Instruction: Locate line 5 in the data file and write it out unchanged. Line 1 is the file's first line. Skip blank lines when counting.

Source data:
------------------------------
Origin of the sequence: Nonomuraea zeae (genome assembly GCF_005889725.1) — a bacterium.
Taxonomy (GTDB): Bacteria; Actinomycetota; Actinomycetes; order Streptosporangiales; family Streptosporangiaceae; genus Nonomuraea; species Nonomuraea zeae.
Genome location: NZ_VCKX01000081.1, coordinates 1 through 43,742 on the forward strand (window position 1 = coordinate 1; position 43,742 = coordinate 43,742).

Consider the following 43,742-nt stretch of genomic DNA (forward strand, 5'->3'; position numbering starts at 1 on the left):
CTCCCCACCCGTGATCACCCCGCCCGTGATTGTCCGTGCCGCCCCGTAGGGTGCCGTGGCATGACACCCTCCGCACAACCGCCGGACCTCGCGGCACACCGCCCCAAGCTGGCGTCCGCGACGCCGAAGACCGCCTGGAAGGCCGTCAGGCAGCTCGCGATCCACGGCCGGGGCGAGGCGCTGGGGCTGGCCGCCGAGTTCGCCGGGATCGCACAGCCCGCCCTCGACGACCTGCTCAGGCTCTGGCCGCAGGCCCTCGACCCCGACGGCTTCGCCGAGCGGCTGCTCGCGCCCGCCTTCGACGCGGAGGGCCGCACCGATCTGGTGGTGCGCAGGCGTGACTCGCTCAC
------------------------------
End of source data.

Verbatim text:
CTCCCCACCCGTGATCACCCCGCCCGTGATTGTCCGTGCCGCCCCGTAGGGTGCCGTGGCATGACACCCTCCGCACAACCGCCGGACCTCGCGGCACACCGCCCCAAGCTGGCGTCCGCGACGCCGAAGACCGCCTGGAAGGCCGTCAGGCAGCTCGCGATCCACGGCCGGGGCGAGGCGCTGGGGCTGGCCGCCGAGTTCGCCGGGATCGCACAGCCCGCCCTCGACGACCTGCTCAGGCTCTGGCCGCAGGCCCTCGACCCCGACGGCTTCGCCGAGCGGCTGCTCGCGCCCGCCTTCGACGCGGAGGGCCGCACCGATCTGGTGGTGCGCAGGCGTGACTCGCTCAC